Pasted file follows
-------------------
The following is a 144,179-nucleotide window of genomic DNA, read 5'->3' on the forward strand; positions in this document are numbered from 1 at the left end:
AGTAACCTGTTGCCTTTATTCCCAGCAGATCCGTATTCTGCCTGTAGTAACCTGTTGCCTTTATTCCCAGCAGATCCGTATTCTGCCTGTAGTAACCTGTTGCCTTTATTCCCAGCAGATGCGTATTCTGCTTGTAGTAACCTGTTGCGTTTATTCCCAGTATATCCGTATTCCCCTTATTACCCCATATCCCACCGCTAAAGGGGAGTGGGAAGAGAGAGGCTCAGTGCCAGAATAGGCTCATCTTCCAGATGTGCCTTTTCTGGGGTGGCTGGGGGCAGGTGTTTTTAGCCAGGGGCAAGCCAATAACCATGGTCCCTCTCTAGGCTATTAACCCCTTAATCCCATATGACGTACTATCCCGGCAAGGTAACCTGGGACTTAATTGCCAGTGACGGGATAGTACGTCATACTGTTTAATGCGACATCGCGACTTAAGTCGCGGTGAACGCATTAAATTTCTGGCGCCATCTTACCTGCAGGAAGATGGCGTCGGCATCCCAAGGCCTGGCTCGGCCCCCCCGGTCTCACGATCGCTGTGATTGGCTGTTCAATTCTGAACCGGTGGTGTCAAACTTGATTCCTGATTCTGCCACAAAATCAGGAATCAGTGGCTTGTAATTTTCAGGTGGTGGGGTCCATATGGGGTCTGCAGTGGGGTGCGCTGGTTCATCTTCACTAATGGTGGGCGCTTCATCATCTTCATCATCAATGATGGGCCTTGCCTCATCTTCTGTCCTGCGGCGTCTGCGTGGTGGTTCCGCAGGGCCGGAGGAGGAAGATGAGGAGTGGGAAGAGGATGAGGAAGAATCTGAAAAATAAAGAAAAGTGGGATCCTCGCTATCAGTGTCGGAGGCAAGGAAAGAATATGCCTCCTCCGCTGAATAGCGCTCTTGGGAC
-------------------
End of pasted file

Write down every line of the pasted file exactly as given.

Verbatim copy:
The following is a 144,179-nucleotide window of genomic DNA, read 5'->3' on the forward strand; positions in this document are numbered from 1 at the left end:
AGTAACCTGTTGCCTTTATTCCCAGCAGATCCGTATTCTGCCTGTAGTAACCTGTTGCCTTTATTCCCAGCAGATCCGTATTCTGCCTGTAGTAACCTGTTGCCTTTATTCCCAGCAGATGCGTATTCTGCTTGTAGTAACCTGTTGCGTTTATTCCCAGTATATCCGTATTCCCCTTATTACCCCATATCCCACCGCTAAAGGGGAGTGGGAAGAGAGAGGCTCAGTGCCAGAATAGGCTCATCTTCCAGATGTGCCTTTTCTGGGGTGGCTGGGGGCAGGTGTTTTTAGCCAGGGGCAAGCCAATAACCATGGTCCCTCTCTAGGCTATTAACCCCTTAATCCCATATGACGTACTATCCCGGCAAGGTAACCTGGGACTTAATTGCCAGTGACGGGATAGTACGTCATACTGTTTAATGCGACATCGCGACTTAAGTCGCGGTGAACGCATTAAATTTCTGGCGCCATCTTACCTGCAGGAAGATGGCGTCGGCATCCCAAGGCCTGGCTCGGCCCCCCCGGTCTCACGATCGCTGTGATTGGCTGTTCAATTCTGAACCGGTGGTGTCAAACTTGATTCCTGATTCTGCCACAAAATCAGGAATCAGTGGCTTGTAATTTTCAGGTGGTGGGGTCCATATGGGGTCTGCAGTGGGGTGCGCTGGTTCATCTTCACTAATGGTGGGCGCTTCATCATCTTCATCATCAATGATGGGCCTTGCCTCATCTTCTGTCCTGCGGCGTCTGCGTGGTGGTTCCGCAGGGCCGGAGGAGGAAGATGAGGAGTGGGAAGAGGATGAGGAAGAATCTGAAAAATAAAGAAAAGTGGGATCCTCGCTATCAGTGTCGGAGGCAAGGAAAGAATATGCCTCCTCCGCTGAATAGCGCTCTTGGGAC